CaliSpine specializes in lower back pain relief and over the years we have come to truly understand that patients must practice proper lifting techniques. Deadlifts are a fundamental motion in our daily movement and it is critical that we understand how to use it without hurting ourselves. We hear all too often that “deadlifts are dangerous”, or “my back popped on my last set of deadlifts.” When we ask patients to demonstrate their “deadlift,” roughly 95% of them execute it with terrible form! Therefore their deadlift is indeed dangerous.
In this blog, I will talk about the ideology behind the deadlift and why it is needed in your daily life. The next blog will demonstrate proper deadlift technique to protect your low back!
What is a deadlift and why should I care?
The deadlift is the most powerful technique for lifting an object from the ground. It uses the powerful hamstring and glute muscles to bring the body from a horizontal to a standing position. Traditionally, the deadlift refers to someone lifting a heavy barbell off of the floor, but in terms of our every day population, the deadlift is a technique used to pick up objects like grocery bags, toys, bricks, bags of fertilizer, or the phonebook on your porch (do those still exist?).
Although people think of the deadlift as an exercise done at the gym, it is something you execute daily whenever you pick up most objects from the floor. Without even seeing your deadlift form, I can probably guess that you round your back whenever you pick something up from the ground. This type of movement pattern will catch up with you over time and eventually lead to injury.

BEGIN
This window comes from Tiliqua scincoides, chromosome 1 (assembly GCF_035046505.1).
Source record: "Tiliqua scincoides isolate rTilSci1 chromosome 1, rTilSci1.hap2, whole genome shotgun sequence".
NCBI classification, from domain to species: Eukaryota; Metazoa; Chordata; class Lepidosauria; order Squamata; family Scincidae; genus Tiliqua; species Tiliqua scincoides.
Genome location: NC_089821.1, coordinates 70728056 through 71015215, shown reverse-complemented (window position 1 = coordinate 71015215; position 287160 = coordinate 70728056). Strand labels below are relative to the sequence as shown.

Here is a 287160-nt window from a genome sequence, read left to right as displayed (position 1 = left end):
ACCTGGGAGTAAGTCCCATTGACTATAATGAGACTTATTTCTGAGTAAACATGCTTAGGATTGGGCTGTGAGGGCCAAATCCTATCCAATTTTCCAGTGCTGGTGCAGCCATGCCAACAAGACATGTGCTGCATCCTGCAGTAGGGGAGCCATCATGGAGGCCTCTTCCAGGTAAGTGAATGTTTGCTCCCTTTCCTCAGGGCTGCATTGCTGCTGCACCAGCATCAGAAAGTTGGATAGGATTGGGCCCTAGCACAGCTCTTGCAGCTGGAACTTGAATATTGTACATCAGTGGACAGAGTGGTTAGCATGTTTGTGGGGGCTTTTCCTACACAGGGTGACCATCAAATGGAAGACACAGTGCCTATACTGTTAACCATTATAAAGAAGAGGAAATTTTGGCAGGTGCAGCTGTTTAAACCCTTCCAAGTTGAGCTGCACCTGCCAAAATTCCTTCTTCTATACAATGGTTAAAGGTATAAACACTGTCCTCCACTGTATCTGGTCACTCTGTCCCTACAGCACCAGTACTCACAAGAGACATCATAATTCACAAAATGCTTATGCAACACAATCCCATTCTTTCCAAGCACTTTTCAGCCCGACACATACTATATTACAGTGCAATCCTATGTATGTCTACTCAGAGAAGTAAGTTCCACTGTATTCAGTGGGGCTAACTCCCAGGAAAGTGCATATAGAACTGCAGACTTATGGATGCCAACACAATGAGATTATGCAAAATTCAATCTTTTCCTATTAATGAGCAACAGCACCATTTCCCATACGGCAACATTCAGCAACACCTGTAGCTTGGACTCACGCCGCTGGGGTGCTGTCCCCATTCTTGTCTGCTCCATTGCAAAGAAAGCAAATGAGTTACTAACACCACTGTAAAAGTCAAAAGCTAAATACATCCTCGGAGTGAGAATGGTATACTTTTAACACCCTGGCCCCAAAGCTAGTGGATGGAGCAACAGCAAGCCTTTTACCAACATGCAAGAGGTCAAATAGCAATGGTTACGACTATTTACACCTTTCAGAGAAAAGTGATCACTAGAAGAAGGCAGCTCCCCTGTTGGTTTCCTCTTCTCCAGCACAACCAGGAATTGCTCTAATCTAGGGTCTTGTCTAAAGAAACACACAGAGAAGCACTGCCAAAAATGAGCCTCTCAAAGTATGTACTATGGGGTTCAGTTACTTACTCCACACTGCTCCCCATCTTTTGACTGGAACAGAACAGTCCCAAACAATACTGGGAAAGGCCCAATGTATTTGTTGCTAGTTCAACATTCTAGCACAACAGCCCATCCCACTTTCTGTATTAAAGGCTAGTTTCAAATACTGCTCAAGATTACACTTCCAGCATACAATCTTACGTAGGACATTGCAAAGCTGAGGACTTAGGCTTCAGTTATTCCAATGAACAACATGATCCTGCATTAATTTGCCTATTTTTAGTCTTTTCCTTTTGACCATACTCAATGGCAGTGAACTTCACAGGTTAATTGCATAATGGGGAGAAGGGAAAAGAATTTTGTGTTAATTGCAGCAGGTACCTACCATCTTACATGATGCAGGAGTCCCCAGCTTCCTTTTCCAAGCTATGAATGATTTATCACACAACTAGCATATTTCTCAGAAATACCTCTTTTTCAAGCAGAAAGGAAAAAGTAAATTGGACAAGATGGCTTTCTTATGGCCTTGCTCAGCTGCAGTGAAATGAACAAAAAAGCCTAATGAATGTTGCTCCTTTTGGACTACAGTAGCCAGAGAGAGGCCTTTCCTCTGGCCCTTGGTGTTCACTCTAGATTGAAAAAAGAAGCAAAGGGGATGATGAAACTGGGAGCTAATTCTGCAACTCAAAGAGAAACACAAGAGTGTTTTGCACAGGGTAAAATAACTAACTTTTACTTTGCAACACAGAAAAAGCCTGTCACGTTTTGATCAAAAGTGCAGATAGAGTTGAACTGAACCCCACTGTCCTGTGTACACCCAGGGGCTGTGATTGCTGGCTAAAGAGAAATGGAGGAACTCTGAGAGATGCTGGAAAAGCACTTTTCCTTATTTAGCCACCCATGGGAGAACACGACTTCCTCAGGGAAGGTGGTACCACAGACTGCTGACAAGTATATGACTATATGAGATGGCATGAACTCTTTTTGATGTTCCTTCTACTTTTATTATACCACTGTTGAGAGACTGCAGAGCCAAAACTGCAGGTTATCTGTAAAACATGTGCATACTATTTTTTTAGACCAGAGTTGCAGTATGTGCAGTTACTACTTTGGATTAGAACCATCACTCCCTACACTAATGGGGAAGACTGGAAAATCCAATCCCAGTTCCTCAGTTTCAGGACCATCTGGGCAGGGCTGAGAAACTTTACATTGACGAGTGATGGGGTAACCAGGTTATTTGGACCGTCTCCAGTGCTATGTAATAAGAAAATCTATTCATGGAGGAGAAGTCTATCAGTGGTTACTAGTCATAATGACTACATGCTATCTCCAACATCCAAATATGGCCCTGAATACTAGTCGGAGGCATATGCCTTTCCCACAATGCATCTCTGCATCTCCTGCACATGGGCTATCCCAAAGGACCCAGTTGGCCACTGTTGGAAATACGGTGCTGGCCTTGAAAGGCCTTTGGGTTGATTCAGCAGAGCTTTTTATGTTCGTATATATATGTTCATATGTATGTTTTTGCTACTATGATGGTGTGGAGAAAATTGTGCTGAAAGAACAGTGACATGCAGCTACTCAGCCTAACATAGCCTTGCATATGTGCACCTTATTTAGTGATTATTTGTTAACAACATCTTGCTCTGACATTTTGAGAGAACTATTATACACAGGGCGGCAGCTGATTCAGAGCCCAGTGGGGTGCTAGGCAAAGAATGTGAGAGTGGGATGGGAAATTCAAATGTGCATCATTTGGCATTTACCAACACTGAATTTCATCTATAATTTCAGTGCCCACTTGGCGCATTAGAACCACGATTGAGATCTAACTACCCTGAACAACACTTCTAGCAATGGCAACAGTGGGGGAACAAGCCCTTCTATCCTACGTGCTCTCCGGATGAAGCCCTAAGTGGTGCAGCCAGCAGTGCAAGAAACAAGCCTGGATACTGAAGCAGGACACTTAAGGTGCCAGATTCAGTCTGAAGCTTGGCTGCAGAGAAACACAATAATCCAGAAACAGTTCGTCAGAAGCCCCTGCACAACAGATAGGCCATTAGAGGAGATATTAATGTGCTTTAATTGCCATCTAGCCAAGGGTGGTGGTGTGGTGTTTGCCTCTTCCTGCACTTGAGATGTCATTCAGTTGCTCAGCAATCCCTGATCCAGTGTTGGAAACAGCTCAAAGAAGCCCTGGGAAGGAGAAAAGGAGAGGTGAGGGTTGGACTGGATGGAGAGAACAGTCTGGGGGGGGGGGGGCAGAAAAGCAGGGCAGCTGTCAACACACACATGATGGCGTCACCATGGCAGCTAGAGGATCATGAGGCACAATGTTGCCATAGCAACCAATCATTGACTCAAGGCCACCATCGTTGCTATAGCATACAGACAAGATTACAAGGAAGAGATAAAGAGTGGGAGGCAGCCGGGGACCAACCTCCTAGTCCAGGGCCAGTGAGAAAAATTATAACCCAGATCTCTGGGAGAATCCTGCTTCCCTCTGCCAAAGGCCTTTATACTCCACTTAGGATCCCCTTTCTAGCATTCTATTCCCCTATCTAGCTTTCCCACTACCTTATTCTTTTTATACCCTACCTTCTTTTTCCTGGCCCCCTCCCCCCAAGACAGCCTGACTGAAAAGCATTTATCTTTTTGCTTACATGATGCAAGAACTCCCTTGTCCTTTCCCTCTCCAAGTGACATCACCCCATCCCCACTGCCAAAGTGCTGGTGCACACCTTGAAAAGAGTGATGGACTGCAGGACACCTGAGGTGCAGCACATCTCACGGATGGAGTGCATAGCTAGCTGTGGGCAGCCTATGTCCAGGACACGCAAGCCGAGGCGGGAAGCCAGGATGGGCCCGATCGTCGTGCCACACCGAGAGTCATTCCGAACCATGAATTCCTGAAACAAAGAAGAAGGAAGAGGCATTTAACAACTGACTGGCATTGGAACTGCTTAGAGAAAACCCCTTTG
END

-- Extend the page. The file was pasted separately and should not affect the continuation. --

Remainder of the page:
The Injuries we see from Improper Deadlifting
People who round their back during a deadlift dramatically increase their chances of bulging their lumbar discs. This injury can take weeks and months to rehabilitate and is usually improved with tissue work and corrective training. If you overly arch the back when lifting, you risk jamming the joints of the lumbar spine or the sacroiliac join. This injury is very common and often requires a few adjustments and corrective training.
The Do’s and Don’ts of a Deadlift
Keep it simple… don’t round the back and don’t overly arch the back. The back should stay as flat and neutral as possible through the entire motion. The more movement in the spine, the more risk of injuring yourself. You know you are doing a proper deadlift when you feel tension and stretching in the back of the thighs(hamstrings) and glutes. Unlike a squat, the deadlift does not require your hips to set low. Keeping them high allows you to use your hamstrings efficiently. Maintaining vertical shins is essential when picking up and object, not just a barbell as shown in the image above.
The next blog will go over, in detail, how your deadlift should look… even when you are picking up something light like an apple that fell to the floor!